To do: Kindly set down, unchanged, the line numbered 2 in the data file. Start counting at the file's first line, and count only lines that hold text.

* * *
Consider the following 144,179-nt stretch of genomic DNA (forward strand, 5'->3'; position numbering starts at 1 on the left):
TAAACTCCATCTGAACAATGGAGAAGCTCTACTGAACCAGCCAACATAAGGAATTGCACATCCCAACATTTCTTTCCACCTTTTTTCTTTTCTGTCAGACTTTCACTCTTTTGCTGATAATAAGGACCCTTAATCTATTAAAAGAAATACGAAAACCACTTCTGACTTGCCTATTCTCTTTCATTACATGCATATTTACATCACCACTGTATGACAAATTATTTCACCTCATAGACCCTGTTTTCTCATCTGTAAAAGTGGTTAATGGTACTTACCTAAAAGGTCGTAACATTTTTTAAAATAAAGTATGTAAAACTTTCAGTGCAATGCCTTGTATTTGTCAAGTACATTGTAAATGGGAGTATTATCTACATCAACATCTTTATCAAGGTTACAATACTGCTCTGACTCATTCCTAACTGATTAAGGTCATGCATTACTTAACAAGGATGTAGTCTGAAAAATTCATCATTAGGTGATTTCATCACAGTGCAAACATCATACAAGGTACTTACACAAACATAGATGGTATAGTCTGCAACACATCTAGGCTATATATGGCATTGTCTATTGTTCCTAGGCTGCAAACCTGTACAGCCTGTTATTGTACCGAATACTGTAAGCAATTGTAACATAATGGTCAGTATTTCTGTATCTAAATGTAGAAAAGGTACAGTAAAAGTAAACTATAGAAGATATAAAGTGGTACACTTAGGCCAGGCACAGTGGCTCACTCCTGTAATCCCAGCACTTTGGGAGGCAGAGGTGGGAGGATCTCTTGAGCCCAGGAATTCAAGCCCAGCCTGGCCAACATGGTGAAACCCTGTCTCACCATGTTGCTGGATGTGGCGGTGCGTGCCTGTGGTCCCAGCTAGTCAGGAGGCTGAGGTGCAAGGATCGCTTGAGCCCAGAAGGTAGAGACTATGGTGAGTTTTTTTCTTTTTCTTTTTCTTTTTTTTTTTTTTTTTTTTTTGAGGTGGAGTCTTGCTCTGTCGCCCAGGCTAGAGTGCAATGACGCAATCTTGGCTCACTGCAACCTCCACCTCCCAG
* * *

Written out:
TAAACTCCATCTGAACAATGGAGAAGCTCTACTGAACCAGCCAACATAAGGAATTGCACATCCCAACATTTCTTTCCACCTTTTTTCTTTTCTGTCAGACTTTCACTCTTTTGCTGATAATAAGGACCCTTAATCTATTAAAAGAAATACGAAAACCACTTCTGACTTGCCTATTCTCTTTCATTACATGCATATTTACATCACCACTGTATGACAAATTATTTCACCTCATAGACCCTGTTTTCTCATCTGTAAAAGTGGTTAATGGTACTTACCTAAAAGGTCGTAACATTTTTTAAAATAAAGTATGTAAAACTTTCAGTGCAATGCCTTGTATTTGTCAAGTACATTGTAAATGGGAGTATTATCTACATCAACATCTTTATCAAGGTTACAATACTGCTCTGACTCATTCCTAACTGATTAAGGTCATGCATTACTTAACAAGGATGTAGTCTGAAAAATTCATCATTAGGTGATTTCATCACAGTGCAAACATCATACAAGGTACTTACACAAACATAGATGGTATAGTCTGCAACACATCTAGGCTATATATGGCATTGTCTATTGTTCCTAGGCTGCAAACCTGTACAGCCTGTTATTGTACCGAATACTGTAAGCAATTGTAACATAATGGTCAGTATTTCTGTATCTAAATGTAGAAAAGGTACAGTAAAAGTAAACTATAGAAGATATAAAGTGGTACACTTAGGCCAGGCACAGTGGCTCACTCCTGTAATCCCAGCACTTTGGGAGGCAGAGGTGGGAGGATCTCTTGAGCCCAGGAATTCAAGCCCAGCCTGGCCAACATGGTGAAACCCTGTCTCACCATGTTGCTGGATGTGGCGGTGCGTGCCTGTGGTCCCAGCTAGTCAGGAGGCTGAGGTGCAAGGATCGCTTGAGCCCAGAAGGTAGAGACTATGGTGAGTTTTTTTCTTTTTCTTTTTCTTTTTTTTTTTTTTTTTTTTTTGAGGTGGAGTCTTGCTCTGTCGCCCAGGCTAGAGTGCAATGACGCAATCTTGGCTCACTGCAACCTCCACCTCCCAG